There’s a lot to unwrap here, everything from how the Javascript worked to how SSL/TLS aided the attackers in exfiltrating the stolen data.

Let’s start with the code. This is the snippet that was responsible for the PCI theft:

Magecart

There are a few fascinating things about this Javscript, perhaps the biggest being that it’s a vivid display of Magecart’s continued growth in terms of its level of sophistication. While all of the XSS injections are conceptually similar, each one is customized to its respective target and the code keeps getting more and more refined. In the British Airways breach earlier this month the injection was 22 lines. Less than a month later, the Newegg Javascript is just 8 lines (15 if you beautify it, which is just a fancy way of saying you made the code look fancy).

I’m not going to go line-by-line through it, I’ll just focus on three. The first line dictates that all page elements should load before execution. The second line handles what data will be transmitted and when that transmission occurs, which is when a mouse button is released or a touch screen button is touched and released (accounting for the high volume of mobile users). The final line shows where the stolen data is being transmitted to.

Here is Volexity’s description of how the script worked:

  1. Create a variable named dati containing all information entered within a form titled checkout.
  2. Take the data captured within the dati variable and create an array by serializing the form field names and values with the serializeArray() method.
  3. Takes the array of data and convert it to a JSON formatted string with the JSON.stringify() method.
  4. Submit the JSON string to the URL https://neweggstats.com/GlobalData/ within a POST request.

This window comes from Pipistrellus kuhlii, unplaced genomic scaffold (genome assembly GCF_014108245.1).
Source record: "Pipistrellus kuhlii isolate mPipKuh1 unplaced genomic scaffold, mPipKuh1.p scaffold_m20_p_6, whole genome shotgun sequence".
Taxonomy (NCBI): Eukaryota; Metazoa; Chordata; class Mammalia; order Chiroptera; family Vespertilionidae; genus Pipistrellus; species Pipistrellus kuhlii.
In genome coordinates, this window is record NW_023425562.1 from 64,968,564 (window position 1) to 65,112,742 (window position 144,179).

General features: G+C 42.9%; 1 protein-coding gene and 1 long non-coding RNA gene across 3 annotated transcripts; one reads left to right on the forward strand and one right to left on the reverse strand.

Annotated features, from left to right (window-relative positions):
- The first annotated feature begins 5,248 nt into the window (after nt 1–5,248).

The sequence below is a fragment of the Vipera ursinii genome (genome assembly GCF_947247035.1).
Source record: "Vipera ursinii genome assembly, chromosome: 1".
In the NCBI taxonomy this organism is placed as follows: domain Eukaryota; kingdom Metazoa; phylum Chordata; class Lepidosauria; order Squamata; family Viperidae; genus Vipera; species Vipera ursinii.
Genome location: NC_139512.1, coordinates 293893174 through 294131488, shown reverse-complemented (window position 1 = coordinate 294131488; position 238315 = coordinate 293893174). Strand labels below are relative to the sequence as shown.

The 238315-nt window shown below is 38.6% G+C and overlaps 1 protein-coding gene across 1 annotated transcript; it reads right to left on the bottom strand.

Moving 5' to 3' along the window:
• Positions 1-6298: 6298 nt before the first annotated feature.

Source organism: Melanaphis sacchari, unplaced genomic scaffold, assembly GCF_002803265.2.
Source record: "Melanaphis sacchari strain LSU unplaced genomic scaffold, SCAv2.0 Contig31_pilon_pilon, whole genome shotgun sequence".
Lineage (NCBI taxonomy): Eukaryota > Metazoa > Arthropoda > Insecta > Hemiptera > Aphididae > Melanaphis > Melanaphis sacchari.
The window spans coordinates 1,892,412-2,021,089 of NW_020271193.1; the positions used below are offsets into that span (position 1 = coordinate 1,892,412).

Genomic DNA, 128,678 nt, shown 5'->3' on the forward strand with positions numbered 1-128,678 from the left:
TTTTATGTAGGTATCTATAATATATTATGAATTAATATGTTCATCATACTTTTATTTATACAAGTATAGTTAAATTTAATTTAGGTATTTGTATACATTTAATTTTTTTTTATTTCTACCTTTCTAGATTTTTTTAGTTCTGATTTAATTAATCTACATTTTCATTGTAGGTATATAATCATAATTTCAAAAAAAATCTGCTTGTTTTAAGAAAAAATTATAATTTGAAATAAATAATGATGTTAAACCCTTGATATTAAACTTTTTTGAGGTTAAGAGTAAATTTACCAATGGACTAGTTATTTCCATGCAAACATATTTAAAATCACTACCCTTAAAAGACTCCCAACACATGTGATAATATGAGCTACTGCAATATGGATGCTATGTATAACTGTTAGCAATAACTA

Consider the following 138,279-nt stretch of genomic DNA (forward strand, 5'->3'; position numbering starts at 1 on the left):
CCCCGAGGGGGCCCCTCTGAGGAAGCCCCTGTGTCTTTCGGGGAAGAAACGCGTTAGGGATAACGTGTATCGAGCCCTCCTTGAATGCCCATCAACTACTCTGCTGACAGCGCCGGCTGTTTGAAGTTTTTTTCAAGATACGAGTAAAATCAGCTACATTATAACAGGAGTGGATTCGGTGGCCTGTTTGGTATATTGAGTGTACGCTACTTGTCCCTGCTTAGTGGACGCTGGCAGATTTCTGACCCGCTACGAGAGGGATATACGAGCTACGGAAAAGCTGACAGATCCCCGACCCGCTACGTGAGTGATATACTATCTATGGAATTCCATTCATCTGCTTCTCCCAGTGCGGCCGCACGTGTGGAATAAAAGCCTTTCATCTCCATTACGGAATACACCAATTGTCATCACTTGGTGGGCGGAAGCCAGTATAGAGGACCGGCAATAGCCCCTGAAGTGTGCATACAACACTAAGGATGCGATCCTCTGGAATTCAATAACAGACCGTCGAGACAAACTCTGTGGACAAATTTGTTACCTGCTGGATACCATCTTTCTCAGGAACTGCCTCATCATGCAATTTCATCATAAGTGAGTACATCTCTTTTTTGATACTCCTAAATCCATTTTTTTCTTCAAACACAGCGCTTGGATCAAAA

The attack lasted from August 16th until September 18th, when the malicious Javascript was finally removed.

Magecart hid its data exfiltration in encrypted traffic

The domain that was being used to collect the stolen PCI was registered with Namecheap on August 13th, three days before the attack is confirmed to have started. The attackers also installed an SSL certificate on the domain. This allowed it to form HTTPS connections and obfuscate the data that was being sent.

Magecart

This is common practice for Magecart, it regularly registers target-specific domains and uses them to hide within the normal encrypted traffic for their targets’ sites.

This one of those places where HTTPS interception could have potentially helped to ferret out the data that was being transmitted to the attackers’ server. There’s not really a consensus on HTTPS interception (sometimes called SSL inspection), on the one hand it’s proven that it does weaken encryption. On the other, given the number of threats facing modern businesses – and the ability for those threats to hide in encrypted traffic – many feel HTTPS interception is a necessary evil. Certainly, at an Enterprise level it’s advisable.

Still, with an attacker as sophisticated as Magecart, there’s only so much that can be done. So far Magecart has victimized British Airways, Ticketmaster, Feedify and ABS-CBN. And as it continues to evolve and becomes harder to track, the risk Magecart poses is only going to grow in conjunction.

As always, leave any questions or comments below…

Hashed Out by The SSL Store is the voice of record in the SSL/TLS industry.

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Author

Patrick Nohe

Hashed Out's Editor-in-Chief also serves as Content Manager for The SSL Store™.